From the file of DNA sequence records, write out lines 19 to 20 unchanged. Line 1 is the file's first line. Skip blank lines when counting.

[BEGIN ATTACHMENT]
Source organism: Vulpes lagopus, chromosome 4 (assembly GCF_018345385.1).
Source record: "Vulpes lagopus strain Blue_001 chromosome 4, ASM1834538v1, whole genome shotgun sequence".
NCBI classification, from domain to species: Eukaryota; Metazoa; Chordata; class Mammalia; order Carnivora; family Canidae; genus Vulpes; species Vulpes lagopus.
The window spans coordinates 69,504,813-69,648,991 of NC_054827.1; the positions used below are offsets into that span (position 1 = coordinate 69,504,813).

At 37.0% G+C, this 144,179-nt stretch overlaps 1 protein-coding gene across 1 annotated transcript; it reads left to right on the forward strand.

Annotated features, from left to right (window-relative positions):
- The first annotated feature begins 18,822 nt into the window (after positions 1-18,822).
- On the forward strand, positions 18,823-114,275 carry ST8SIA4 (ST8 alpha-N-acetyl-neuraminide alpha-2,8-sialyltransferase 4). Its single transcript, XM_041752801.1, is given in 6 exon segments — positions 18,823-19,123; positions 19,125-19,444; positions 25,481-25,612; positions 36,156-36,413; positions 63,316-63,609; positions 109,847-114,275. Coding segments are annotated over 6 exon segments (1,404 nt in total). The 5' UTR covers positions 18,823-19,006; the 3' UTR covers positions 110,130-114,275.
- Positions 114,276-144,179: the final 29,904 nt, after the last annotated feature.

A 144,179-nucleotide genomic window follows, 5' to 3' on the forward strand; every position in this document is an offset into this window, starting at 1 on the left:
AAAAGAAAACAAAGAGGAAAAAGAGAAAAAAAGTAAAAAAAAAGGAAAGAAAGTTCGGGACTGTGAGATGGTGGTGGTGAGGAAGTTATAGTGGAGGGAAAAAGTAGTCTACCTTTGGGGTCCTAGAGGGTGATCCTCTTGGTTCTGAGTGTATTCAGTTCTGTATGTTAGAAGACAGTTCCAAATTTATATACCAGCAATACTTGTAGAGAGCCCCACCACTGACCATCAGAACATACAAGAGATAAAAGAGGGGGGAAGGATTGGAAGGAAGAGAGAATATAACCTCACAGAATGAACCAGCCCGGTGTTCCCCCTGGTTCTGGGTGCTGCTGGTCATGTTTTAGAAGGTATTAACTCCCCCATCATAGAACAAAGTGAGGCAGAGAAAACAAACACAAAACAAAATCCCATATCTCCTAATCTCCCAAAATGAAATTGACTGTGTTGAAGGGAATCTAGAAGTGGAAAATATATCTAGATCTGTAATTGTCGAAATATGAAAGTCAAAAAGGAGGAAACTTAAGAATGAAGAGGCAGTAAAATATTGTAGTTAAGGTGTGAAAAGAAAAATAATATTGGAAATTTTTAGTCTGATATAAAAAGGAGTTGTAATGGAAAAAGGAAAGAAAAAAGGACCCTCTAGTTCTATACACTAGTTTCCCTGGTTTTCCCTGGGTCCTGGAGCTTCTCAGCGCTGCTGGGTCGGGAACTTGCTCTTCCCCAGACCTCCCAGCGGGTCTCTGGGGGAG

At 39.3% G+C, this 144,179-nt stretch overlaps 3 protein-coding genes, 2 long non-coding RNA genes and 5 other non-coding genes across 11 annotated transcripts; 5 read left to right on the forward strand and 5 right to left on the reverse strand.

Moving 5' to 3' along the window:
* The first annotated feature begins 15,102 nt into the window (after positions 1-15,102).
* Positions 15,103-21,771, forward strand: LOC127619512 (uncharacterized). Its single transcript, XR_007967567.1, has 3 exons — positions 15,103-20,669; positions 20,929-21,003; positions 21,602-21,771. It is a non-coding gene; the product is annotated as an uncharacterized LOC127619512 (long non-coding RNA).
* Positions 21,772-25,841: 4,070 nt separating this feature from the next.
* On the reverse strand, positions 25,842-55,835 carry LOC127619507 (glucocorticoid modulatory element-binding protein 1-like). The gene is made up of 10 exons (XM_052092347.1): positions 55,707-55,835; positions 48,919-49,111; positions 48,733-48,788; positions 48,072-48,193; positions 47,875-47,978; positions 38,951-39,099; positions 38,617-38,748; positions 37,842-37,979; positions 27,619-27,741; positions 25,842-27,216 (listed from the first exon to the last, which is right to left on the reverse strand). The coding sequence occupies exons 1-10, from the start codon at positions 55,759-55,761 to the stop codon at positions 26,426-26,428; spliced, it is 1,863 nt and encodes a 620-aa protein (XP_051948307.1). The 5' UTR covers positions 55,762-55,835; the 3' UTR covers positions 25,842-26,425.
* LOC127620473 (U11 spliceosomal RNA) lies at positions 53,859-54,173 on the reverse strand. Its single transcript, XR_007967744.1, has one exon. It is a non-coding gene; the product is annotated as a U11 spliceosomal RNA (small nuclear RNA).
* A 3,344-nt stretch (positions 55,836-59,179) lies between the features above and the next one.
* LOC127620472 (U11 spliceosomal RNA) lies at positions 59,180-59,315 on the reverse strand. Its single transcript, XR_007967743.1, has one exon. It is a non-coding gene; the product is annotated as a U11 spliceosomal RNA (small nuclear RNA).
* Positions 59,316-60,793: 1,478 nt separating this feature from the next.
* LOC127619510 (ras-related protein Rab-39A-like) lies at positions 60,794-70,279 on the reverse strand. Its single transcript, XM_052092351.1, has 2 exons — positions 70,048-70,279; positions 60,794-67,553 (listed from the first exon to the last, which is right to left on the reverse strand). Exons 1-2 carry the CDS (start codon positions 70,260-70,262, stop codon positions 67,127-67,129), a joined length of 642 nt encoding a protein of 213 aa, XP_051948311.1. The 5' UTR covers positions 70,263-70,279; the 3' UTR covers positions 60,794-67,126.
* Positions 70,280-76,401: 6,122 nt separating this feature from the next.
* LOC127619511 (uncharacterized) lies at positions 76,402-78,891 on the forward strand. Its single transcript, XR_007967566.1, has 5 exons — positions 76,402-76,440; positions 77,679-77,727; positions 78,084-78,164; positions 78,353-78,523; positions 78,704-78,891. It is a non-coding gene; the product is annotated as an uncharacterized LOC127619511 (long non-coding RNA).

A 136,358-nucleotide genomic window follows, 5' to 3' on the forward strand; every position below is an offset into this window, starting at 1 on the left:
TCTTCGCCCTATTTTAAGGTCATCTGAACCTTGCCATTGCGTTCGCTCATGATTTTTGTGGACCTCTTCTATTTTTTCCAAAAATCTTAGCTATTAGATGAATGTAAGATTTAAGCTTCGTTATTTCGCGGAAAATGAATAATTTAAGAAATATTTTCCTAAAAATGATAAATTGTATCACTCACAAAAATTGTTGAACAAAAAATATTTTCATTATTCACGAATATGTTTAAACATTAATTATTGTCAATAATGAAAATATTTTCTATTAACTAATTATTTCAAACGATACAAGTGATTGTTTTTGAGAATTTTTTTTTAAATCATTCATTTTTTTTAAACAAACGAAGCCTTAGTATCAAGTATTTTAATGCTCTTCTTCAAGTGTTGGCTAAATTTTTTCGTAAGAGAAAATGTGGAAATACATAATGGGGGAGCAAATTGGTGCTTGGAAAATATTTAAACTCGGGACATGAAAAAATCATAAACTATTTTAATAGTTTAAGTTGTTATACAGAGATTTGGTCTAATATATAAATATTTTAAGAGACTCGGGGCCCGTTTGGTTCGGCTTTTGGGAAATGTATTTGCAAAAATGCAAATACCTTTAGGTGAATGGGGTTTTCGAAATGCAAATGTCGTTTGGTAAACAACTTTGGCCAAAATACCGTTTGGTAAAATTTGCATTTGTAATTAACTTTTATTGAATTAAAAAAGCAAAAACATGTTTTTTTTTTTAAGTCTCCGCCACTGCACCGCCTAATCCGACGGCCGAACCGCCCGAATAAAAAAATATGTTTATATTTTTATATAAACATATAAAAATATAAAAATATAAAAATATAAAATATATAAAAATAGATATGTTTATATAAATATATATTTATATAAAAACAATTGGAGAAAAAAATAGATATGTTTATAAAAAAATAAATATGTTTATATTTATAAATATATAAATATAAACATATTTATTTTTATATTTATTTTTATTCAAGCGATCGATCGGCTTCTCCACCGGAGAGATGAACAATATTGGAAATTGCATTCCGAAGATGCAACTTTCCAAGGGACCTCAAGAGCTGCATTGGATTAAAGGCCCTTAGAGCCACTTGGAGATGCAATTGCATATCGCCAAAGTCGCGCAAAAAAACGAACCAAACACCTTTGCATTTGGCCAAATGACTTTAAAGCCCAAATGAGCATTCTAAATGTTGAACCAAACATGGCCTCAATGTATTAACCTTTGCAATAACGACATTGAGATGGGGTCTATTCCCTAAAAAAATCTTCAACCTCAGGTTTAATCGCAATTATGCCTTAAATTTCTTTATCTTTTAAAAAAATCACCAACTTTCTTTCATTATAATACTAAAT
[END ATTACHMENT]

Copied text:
* A 3,344-nt stretch (positions 55,836-59,179) lies between the features above and the next one.
* LOC127620472 (U11 spliceosomal RNA) lies at positions 59,180-59,315 on the reverse strand. Its single transcript, XR_007967743.1, has one exon. It is a non-coding gene; the product is annotated as a U11 spliceosomal RNA (small nuclear RNA).